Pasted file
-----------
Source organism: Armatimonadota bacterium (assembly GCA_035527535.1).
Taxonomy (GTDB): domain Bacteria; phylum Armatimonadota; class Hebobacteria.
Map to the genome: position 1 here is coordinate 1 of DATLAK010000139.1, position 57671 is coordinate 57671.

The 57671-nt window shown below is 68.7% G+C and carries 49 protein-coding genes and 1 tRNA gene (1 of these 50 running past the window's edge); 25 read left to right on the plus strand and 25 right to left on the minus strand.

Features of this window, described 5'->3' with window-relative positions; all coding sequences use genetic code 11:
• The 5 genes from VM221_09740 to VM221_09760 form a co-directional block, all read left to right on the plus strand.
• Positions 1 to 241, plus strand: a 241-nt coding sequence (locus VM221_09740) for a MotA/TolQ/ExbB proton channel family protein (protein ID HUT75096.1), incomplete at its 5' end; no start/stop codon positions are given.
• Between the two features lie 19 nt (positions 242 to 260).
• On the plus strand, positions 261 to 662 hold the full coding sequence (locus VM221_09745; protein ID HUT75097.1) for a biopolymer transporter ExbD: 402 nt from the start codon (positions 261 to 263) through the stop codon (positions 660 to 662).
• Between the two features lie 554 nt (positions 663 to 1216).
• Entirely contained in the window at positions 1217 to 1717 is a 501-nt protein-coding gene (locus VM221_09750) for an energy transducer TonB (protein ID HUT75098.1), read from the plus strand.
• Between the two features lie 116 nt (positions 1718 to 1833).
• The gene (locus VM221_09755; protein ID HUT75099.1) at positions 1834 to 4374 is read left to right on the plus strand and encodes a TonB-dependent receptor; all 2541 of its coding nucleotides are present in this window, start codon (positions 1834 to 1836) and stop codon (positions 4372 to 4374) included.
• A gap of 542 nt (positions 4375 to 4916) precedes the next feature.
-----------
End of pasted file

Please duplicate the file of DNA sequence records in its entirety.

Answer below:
Source organism: Armatimonadota bacterium (assembly GCA_035527535.1).
Taxonomy (GTDB): domain Bacteria; phylum Armatimonadota; class Hebobacteria.
Map to the genome: position 1 here is coordinate 1 of DATLAK010000139.1, position 57671 is coordinate 57671.

The 57671-nt window shown below is 68.7% G+C and carries 49 protein-coding genes and 1 tRNA gene (1 of these 50 running past the window's edge); 25 read left to right on the plus strand and 25 right to left on the minus strand.

Features of this window, described 5'->3' with window-relative positions; all coding sequences use genetic code 11:
• The 5 genes from VM221_09740 to VM221_09760 form a co-directional block, all read left to right on the plus strand.
• Positions 1 to 241, plus strand: a 241-nt coding sequence (locus VM221_09740) for a MotA/TolQ/ExbB proton channel family protein (protein ID HUT75096.1), incomplete at its 5' end; no start/stop codon positions are given.
• Between the two features lie 19 nt (positions 242 to 260).
• On the plus strand, positions 261 to 662 hold the full coding sequence (locus VM221_09745; protein ID HUT75097.1) for a biopolymer transporter ExbD: 402 nt from the start codon (positions 261 to 263) through the stop codon (positions 660 to 662).
• Between the two features lie 554 nt (positions 663 to 1216).
• Entirely contained in the window at positions 1217 to 1717 is a 501-nt protein-coding gene (locus VM221_09750) for an energy transducer TonB (protein ID HUT75098.1), read from the plus strand.
• Between the two features lie 116 nt (positions 1718 to 1833).
• The gene (locus VM221_09755; protein ID HUT75099.1) at positions 1834 to 4374 is read left to right on the plus strand and encodes a TonB-dependent receptor; all 2541 of its coding nucleotides are present in this window, start codon (positions 1834 to 1836) and stop codon (positions 4372 to 4374) included.
• A gap of 542 nt (positions 4375 to 4916) precedes the next feature.